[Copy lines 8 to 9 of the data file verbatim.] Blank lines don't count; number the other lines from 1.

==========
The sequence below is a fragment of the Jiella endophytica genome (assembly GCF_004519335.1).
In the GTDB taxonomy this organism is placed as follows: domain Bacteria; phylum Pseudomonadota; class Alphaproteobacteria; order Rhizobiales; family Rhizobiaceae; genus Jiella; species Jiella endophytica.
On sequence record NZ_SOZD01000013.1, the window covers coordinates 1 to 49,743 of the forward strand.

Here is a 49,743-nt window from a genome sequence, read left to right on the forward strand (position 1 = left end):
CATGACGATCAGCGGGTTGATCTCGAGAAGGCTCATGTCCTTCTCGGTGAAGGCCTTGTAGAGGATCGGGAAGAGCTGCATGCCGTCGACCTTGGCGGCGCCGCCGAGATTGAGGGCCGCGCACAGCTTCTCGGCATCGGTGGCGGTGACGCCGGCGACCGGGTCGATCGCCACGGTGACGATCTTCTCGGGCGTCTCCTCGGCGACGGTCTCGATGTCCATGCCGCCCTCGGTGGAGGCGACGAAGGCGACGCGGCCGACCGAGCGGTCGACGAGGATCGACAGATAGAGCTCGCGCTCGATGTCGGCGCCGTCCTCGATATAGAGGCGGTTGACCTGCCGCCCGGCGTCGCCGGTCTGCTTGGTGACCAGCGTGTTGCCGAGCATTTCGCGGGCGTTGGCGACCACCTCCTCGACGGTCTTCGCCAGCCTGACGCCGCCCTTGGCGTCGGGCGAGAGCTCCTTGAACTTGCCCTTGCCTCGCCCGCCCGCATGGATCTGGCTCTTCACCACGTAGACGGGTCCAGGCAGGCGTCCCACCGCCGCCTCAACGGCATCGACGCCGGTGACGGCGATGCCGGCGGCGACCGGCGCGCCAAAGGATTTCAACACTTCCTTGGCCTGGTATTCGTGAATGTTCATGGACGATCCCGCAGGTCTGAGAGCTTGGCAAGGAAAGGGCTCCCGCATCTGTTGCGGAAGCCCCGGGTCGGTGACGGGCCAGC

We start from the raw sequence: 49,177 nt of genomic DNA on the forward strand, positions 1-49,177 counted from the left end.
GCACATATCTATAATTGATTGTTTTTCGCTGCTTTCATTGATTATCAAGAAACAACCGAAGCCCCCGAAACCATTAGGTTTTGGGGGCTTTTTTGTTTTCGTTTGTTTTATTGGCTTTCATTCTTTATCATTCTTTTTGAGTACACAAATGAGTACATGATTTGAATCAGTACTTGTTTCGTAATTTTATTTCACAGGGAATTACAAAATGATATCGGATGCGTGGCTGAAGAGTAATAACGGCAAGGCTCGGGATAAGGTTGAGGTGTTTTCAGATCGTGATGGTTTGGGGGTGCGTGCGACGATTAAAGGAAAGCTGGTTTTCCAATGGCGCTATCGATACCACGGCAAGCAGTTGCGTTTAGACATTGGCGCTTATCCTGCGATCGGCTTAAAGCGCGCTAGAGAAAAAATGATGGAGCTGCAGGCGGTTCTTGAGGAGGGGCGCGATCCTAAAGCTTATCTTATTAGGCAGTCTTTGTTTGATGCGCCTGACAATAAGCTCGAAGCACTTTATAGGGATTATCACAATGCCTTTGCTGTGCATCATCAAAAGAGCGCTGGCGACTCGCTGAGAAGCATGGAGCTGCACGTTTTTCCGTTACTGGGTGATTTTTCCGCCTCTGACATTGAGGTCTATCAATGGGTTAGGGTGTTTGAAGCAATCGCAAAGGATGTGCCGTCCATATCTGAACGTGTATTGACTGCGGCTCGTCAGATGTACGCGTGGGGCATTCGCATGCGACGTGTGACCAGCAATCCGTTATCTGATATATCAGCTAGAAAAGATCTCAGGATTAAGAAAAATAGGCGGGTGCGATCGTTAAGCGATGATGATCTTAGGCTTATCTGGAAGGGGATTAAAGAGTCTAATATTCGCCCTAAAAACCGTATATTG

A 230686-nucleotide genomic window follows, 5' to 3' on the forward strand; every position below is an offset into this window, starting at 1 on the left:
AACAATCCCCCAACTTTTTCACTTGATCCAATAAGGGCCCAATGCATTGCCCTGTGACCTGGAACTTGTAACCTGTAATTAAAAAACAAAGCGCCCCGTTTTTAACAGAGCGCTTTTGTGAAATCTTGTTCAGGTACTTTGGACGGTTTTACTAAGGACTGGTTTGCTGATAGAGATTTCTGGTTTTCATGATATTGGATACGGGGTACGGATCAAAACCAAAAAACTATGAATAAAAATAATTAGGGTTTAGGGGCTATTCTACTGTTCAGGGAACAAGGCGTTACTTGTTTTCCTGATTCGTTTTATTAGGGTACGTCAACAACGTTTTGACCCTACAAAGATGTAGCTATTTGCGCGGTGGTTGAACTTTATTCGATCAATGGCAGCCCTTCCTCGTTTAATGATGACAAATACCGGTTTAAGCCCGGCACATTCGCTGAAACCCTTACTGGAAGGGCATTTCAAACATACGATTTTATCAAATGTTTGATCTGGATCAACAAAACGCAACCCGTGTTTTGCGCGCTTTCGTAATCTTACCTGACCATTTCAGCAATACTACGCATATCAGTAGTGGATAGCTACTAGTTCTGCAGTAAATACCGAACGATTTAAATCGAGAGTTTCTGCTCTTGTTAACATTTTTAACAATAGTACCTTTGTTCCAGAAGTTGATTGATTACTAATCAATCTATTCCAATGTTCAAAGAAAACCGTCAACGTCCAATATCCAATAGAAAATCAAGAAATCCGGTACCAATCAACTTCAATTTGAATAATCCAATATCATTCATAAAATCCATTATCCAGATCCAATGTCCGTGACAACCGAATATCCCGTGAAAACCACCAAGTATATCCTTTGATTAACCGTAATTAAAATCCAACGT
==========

A 230686-nucleotide genomic window follows, 5' to 3' on the forward strand; every position below is an offset into this window, starting at 1 on the left:
AACAATCCCCCAACTTTTTCACTTGATCCAATAAGGGCCCAATGCATTGCCCTGTGACCTGGAACTTGTAACCTGTAATTAAAAAACAAAGCGCCCCGTTTTTAACAGAGCGCTTTTGTGAAATCTTGTTCAGGTACTTTGGACGGTTTTACTAAGGACTGGTTTGCTGATAGAGATTTCTGGTTTTCATGATATTGGATACGGGGTACGGATCAAAACCAAAAAACTATGAATAAAAATAATTAGGGTTTAGGGGCTATTCTACTGTTCAGGGAACAAGGCGTTACTTGTTTTCCTGATTCGTTTTATTAGGGTACGTCAACAACGTTTTGACCCTACAAAGATGTAGCTATTTGCGCGGTGGTTGAACTTTATTCGATCAATGGCAGCCCTTCCTCGTTTAATGATGACAAATACCGGTTTAAGCCCGGCACATTCGCTGAAACCCTTACTGGAAGGGCATTTCAAACATACGATTTTATCAAATGTTTGATCTGGATCAACAAAACGCAACCCGTGTTTTGCGCGCTTTCGTAATCTTACCTGACCATTTCAGCAATACTACGCATATCAGTAGTGGATAGCTACTAGTTCTGCAGTAAATACCGAACGATTTAAATCGAGAGTTTCTGCTCTTGTTAACATTTTTAACAATAGTACCTTTGTTCCAGAAGTTGATTGATTACTAATCAATCTATTCCAATGTTCAAAGAAAACCGTCAACGTCCAATATCCAATAGAAAATCAAGAAATCCGGTACCAATCAACTTCAATTTGAATAATCCAATATCATTCATAAAATCCATTATCCAGATCCAATGTCCGTGACAACCGAATATCCCGTGAAAACCACCAAGTATATCCTTTGATTAACCGTAATTAAAATCCAACGT